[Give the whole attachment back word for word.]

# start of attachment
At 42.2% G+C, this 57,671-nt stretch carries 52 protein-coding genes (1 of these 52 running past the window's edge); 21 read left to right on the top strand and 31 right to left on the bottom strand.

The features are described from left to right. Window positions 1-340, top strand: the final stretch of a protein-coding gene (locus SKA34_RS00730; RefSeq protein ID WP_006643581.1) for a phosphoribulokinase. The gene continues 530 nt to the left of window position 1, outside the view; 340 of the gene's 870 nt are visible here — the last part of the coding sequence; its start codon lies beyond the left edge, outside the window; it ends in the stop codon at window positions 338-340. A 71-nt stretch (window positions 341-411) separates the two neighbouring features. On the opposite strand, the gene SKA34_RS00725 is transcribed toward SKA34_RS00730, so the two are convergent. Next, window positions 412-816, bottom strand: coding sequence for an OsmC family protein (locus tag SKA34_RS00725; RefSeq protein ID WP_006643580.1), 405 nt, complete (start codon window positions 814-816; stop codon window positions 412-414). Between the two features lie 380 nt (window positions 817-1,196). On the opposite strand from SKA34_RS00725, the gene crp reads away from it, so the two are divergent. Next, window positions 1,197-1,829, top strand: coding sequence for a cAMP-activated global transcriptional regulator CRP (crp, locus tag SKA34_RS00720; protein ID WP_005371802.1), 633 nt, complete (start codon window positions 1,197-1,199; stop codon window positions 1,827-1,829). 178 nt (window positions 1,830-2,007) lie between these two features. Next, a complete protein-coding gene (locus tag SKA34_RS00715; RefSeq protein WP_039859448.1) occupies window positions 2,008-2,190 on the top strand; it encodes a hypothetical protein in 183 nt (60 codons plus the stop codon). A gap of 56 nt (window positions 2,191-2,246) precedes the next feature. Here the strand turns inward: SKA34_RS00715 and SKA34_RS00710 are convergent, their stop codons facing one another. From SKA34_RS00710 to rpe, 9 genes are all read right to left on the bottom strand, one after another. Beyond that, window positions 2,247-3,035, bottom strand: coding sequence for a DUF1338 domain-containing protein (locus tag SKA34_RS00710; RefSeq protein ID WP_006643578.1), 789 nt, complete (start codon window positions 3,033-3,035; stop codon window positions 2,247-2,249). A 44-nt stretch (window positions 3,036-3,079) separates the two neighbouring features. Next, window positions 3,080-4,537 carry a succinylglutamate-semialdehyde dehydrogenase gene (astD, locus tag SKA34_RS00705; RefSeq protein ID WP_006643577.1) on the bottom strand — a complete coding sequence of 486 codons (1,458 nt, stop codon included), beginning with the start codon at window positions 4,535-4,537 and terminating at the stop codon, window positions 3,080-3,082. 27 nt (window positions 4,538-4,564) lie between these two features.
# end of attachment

At 42.2% G+C, this 57,671-nt stretch carries 52 protein-coding genes (1 of these 52 running past the window's edge); 21 read left to right on the top strand and 31 right to left on the bottom strand.

The features are described from left to right. Window positions 1-340, top strand: the final stretch of a protein-coding gene (locus SKA34_RS00730; RefSeq protein ID WP_006643581.1) for a phosphoribulokinase. The gene continues 530 nt to the left of window position 1, outside the view; 340 of the gene's 870 nt are visible here — the last part of the coding sequence; its start codon lies beyond the left edge, outside the window; it ends in the stop codon at window positions 338-340. A 71-nt stretch (window positions 341-411) separates the two neighbouring features. On the opposite strand, the gene SKA34_RS00725 is transcribed toward SKA34_RS00730, so the two are convergent. Next, window positions 412-816, bottom strand: coding sequence for an OsmC family protein (locus tag SKA34_RS00725; RefSeq protein ID WP_006643580.1), 405 nt, complete (start codon window positions 814-816; stop codon window positions 412-414). Between the two features lie 380 nt (window positions 817-1,196). On the opposite strand from SKA34_RS00725, the gene crp reads away from it, so the two are divergent. Next, window positions 1,197-1,829, top strand: coding sequence for a cAMP-activated global transcriptional regulator CRP (crp, locus tag SKA34_RS00720; protein ID WP_005371802.1), 633 nt, complete (start codon window positions 1,197-1,199; stop codon window positions 1,827-1,829). 178 nt (window positions 1,830-2,007) lie between these two features. Next, a complete protein-coding gene (locus tag SKA34_RS00715; RefSeq protein WP_039859448.1) occupies window positions 2,008-2,190 on the top strand; it encodes a hypothetical protein in 183 nt (60 codons plus the stop codon). A gap of 56 nt (window positions 2,191-2,246) precedes the next feature. Here the strand turns inward: SKA34_RS00715 and SKA34_RS00710 are convergent, their stop codons facing one another. From SKA34_RS00710 to rpe, 9 genes are all read right to left on the bottom strand, one after another. Beyond that, window positions 2,247-3,035, bottom strand: coding sequence for a DUF1338 domain-containing protein (locus tag SKA34_RS00710; RefSeq protein ID WP_006643578.1), 789 nt, complete (start codon window positions 3,033-3,035; stop codon window positions 2,247-2,249). A 44-nt stretch (window positions 3,036-3,079) separates the two neighbouring features. Next, window positions 3,080-4,537 carry a succinylglutamate-semialdehyde dehydrogenase gene (astD, locus tag SKA34_RS00705; RefSeq protein ID WP_006643577.1) on the bottom strand — a complete coding sequence of 486 codons (1,458 nt, stop codon included), beginning with the start codon at window positions 4,535-4,537 and terminating at the stop codon, window positions 3,080-3,082. 27 nt (window positions 4,538-4,564) lie between these two features.